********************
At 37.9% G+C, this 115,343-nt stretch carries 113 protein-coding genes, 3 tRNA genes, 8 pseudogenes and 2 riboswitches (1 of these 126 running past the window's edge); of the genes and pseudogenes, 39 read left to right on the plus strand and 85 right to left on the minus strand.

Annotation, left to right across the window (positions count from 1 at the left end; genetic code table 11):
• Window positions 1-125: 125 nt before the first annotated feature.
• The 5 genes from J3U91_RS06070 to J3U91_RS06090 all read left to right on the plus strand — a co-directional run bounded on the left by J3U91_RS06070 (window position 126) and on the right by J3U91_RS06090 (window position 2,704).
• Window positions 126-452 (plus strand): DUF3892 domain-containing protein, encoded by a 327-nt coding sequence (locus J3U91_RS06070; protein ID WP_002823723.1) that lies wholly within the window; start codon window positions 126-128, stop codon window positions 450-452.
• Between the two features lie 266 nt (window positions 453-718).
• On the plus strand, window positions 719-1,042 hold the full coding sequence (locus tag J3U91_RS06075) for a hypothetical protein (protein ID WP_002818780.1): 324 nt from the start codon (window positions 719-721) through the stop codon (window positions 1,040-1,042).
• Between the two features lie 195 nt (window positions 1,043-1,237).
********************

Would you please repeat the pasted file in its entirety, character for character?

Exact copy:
At 37.9% G+C, this 115,343-nt stretch carries 113 protein-coding genes, 3 tRNA genes, 8 pseudogenes and 2 riboswitches (1 of these 126 running past the window's edge); of the genes and pseudogenes, 39 read left to right on the plus strand and 85 right to left on the minus strand.

Annotation, left to right across the window (positions count from 1 at the left end; genetic code table 11):
• Window positions 1-125: 125 nt before the first annotated feature.
• The 5 genes from J3U91_RS06070 to J3U91_RS06090 all read left to right on the plus strand — a co-directional run bounded on the left by J3U91_RS06070 (window position 126) and on the right by J3U91_RS06090 (window position 2,704).
• Window positions 126-452 (plus strand): DUF3892 domain-containing protein, encoded by a 327-nt coding sequence (locus J3U91_RS06070; protein ID WP_002823723.1) that lies wholly within the window; start codon window positions 126-128, stop codon window positions 450-452.
• Between the two features lie 266 nt (window positions 453-718).
• On the plus strand, window positions 719-1,042 hold the full coding sequence (locus tag J3U91_RS06075) for a hypothetical protein (protein ID WP_002818780.1): 324 nt from the start codon (window positions 719-721) through the stop codon (window positions 1,040-1,042).
• Between the two features lie 195 nt (window positions 1,043-1,237).